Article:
Low density materials not only enable a lighter engine and, therefore, less noise, fuel burn and emissions on take-off for aero-engines but they also reduce the centrifugal forces and stresses experienced by rotating components allowing faster core speeds and reductions in disc and shaft weights. Two low density materials used in Rolls-Royce products include titanium alloys and titanium aluminides.
Titanium alloys offer high strength to intermediate temperatures at a density almost half that of steel and nickel-based superalloys. As a result, they have been adopted widely in the fan and compressor stages of the gas turbine for both disc and blade applications.
The Rolls-Royce wide chord fan blade is perhaps the best example of the application of titanium, coupled with advanced processing techniques, to give a significant service advantage. Modern blades are manufactured from three sheets of titanium representing the two outer skins and the internal corrugated structure. An inhibitor is applied, to define the internal structure, and then the three pieces are bonded in a high temperature pressure vessel. The blade is twisted and the cavity inflated at very high temperature using an inert gas in a shaped die to yield its final aerofoil shape.
The total process results in bonds with properties equivalent to the parent material and an internal stiffening structure which bears its share of the centrifugal load. Compared to the original solid clapper design this gives a fan module which is 24 per cent lighter, an overall engine weight benefit of 7 per cent, with a significant increase in foreign object damage (FOD) resistance over competitor designs.
Current interest in titanium alloys is focused on weight and cost savings. This focus has resulted in the recent introduction of integrally bladed discs, or blisks, in which up to 50 per cent weight savings have been achieved by the elimination of blade fixing features.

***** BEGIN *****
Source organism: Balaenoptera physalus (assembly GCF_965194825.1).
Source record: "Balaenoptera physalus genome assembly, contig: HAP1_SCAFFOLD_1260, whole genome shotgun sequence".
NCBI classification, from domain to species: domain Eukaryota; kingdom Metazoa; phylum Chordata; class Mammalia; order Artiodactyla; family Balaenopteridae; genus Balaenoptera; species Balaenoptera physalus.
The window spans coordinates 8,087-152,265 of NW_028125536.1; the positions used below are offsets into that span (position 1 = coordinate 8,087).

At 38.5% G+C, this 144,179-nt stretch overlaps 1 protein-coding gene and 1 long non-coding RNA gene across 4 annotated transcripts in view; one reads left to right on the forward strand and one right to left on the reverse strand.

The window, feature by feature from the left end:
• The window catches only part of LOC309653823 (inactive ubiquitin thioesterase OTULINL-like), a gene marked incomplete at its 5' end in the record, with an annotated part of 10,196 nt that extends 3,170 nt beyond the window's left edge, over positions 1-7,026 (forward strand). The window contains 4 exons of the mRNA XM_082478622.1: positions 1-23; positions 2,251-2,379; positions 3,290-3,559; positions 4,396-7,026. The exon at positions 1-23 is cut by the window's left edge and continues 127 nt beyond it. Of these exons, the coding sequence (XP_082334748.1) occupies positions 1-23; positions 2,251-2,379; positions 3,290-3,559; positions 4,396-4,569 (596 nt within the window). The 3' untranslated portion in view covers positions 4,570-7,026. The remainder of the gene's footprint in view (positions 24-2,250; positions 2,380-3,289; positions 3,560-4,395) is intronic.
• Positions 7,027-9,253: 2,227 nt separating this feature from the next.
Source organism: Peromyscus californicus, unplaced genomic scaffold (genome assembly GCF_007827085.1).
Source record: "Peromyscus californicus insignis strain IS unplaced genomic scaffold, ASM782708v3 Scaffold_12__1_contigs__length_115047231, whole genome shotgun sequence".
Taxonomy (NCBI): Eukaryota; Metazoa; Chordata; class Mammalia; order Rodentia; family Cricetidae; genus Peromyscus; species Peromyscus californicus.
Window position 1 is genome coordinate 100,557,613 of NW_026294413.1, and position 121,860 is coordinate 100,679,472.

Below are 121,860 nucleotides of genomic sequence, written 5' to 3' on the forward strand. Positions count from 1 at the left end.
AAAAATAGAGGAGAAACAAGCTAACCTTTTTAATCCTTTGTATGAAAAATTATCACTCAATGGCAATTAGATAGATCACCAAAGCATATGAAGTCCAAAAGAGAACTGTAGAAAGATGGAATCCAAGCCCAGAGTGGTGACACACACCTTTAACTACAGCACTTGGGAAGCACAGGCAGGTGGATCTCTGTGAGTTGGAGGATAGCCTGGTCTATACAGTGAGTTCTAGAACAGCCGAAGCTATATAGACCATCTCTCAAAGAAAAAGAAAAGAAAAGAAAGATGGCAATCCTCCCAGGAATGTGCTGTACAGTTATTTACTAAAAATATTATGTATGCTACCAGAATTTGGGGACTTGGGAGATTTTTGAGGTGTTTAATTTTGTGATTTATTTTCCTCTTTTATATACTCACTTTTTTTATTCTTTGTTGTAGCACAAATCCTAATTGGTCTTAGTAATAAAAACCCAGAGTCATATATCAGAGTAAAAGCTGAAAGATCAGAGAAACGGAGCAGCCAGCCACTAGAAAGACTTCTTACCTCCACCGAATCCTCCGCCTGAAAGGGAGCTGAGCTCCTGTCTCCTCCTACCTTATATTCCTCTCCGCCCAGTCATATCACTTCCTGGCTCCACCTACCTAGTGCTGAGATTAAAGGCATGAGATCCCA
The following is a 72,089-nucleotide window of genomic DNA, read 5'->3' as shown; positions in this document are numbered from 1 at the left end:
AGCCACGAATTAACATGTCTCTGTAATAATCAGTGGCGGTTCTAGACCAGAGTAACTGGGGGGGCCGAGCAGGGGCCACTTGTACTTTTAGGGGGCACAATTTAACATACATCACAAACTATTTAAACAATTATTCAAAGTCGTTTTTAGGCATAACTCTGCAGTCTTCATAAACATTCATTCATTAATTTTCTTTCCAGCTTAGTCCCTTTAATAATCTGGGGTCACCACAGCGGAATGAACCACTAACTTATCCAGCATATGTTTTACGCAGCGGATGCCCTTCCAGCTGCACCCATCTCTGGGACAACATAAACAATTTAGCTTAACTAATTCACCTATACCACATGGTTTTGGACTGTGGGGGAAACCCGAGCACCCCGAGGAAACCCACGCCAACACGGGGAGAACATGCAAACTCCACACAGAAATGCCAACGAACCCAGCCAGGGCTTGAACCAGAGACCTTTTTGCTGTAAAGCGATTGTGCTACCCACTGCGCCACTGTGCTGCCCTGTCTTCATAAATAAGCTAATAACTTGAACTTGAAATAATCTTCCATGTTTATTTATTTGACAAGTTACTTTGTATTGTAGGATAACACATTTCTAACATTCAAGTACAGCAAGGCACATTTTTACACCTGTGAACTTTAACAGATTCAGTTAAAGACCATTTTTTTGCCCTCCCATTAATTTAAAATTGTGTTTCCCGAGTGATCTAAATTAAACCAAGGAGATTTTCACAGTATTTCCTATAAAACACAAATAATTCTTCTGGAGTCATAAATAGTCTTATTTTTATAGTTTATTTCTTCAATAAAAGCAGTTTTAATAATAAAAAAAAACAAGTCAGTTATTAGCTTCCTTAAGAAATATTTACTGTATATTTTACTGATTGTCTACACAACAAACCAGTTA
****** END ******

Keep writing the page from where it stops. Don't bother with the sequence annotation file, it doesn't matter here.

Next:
The gamma titanium aluminides are at present the most advanced of the successor materials to the conventional nickel-based and titanium alloys. Their potential to offer cost competitive improvements in performance through significant density reductions has long been recognised. The problem, in common with all intermetallics, is low temperature brittleness. Selective additives coupled with microstructural control have gone some way toward addressing this issue and ductilities of up to 3 per cent have been achieved in some current alloys.
Manufacturing routes for both forging and centrifugal casting have been established and specimen and component test results have been very promising. A current temperature capability of approximately 750°C, limited by high temperature degradation, which in future development may be extended to 850°C, makes them suitable for back end compressor and turbine applications. The first application of forged materials will be in static and rotating compressor aerofoils while the biggest prize is the application of centrifugally cast gamma titanium aluminide to the low pressure turbine blades of the next-generation Trent XWB. Significant weight reduction can be achieved through reduced blade weight and the subsequent reductions in disc and shaft weights. Once engineering confidence is gained in running this class of materials in production engines, it is likely that other applications will emerge.